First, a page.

forth a sufficiently “credible statement of intent to engage in
violative conduct.”

So, that’s good.

Also nice is that the court explicitly recognizes that “code is speech.”

The Court, as do defendants… agrees with
plaintiffs that the DMCA and its triennial rulemaking process
burden the use and dissemination of computer code, thereby
implicating the First Amendment. Although the question has not
been addressed by the D.C. Circuit, as other courts have explained, code “at some level contains expression, thus
implicating the First Amendment.”… Code is speech
precisely because, like a recipe or a musical score, it has the
capacity to convey information to a human.

However, the court rejects the straight up Constitutional challenge that 1201 itself is over-broad.

The Court is not persuaded that plaintiffs have alleged
facts sufficient to state a claim that DMCA provisions are
unconstitutionally overbroad because they “have failed to
identify any significant difference” between their claim that
the DMCA provisions are invalid on overbreadth grounds and their
claim that those provisions are unconstitutional when applied to
their proposed course of conduct…. Plaintiffs’ argument in both scenarios is that fair
use is constitutionally required and that the DMCA inhibits fair
use rights and thus is unconstitutional…. Plaintiffs allege a number of potential fair
uses that the DMCA burdens because the Librarian denied
exemptions requested by third parties in the 2015 triennial
rulemaking process…. Plaintiffs’ as-applied claims, however, arise out of the denials of exemptions
either they requested, or that would have covered their conduct…. Plaintiffs have not alleged that the DMCA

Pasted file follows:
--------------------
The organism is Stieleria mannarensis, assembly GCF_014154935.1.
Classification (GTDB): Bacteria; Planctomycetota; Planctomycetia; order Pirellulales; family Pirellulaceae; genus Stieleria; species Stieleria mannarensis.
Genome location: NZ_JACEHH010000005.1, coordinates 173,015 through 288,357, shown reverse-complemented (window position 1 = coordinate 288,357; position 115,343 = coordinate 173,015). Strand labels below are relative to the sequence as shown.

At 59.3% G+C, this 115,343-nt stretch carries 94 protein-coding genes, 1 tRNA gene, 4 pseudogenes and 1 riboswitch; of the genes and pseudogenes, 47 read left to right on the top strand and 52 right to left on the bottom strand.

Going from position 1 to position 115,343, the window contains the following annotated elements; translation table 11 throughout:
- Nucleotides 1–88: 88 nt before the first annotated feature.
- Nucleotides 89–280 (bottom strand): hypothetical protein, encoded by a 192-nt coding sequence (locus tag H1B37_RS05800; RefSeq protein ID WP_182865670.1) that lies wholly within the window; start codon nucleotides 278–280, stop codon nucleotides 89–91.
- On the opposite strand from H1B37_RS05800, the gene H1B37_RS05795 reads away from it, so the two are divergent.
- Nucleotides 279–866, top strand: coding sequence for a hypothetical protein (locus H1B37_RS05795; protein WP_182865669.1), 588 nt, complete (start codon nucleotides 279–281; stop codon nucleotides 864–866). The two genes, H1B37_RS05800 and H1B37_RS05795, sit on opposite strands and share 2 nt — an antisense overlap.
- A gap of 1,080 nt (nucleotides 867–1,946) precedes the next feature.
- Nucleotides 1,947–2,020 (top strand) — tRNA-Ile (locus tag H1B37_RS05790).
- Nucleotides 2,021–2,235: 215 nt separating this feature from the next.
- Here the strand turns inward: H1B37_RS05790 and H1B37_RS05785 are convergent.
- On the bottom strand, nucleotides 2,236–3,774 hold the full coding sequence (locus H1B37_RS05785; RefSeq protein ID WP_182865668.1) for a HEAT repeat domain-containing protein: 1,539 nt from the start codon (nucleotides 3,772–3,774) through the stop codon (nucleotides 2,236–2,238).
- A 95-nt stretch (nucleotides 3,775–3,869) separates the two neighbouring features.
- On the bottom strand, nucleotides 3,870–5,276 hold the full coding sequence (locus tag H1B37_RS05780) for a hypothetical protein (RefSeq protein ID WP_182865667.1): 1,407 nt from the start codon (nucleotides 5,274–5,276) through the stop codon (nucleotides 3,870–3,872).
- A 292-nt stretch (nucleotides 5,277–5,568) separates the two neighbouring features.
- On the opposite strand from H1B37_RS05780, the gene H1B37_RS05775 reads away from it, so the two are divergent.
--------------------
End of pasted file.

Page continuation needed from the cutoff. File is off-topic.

“will have any different impact on third parties’ interests in
free speech than it has on” their own. (“[W]hen, as here, the plaintiffs are
themselves engaged in protected activity—when the challenged
statute would have no greater impact upon the rights of
nonparties than it would have upon the rights of the parties
before the Court—there is no need to employ a traditional
overbreadth analysis.”). The Court therefore need not reach the
question of whether the “DMCA’s anti-circumvention and antitrafficking
provisions are plainly legitimate in the vast
majority of applications.”

In other words, the case can and should focus on the direct impact on Green and Huang based on what they were trying to do — and the claims failed (in the court’s opinion) to make a clear case how the statute itself was over-broad and unconstitutional. That at least leaves open the possibility of other cases making a better argument on that front.

It also rejects the claim that the Librarian of Congress violates the 1st Amendment in failing to grant certain exemptions.

The Court is not persuaded that plaintiffs have
sufficiently alleged facts to state a claim that the exemption
rulemaking process is an unconstitutional speech-licensing
regime because plaintiffs have not alleged that the rulemaking
process results in censorship through “suppressing disfavored
speech or disliked speakers,”

Indeed, the court then claims that the DMCA 1201 triennial review process is not “content-based” and therefore it’s not violating the 1st Amendment.

Plaintiffs have not alleged facts indicating that
the rulemaking defendants’ decision of whether to grant
exemptions in the 2015 rulemaking process was based on the
content of what those who sought exemptions wanted to say, their
viewpoint, or who they are…. The
allegations here are therefore entirely distinguishable from
speech licensing regimes where the scheme created a prior
restraint based on the content of what the speaker wanted to
express.

So, all in all a mixed bag. The case is still worth watching and could lead to some interesting rulings, but the bigger attempt to have the entire law declared unconstitutional seems to have hit a dead end.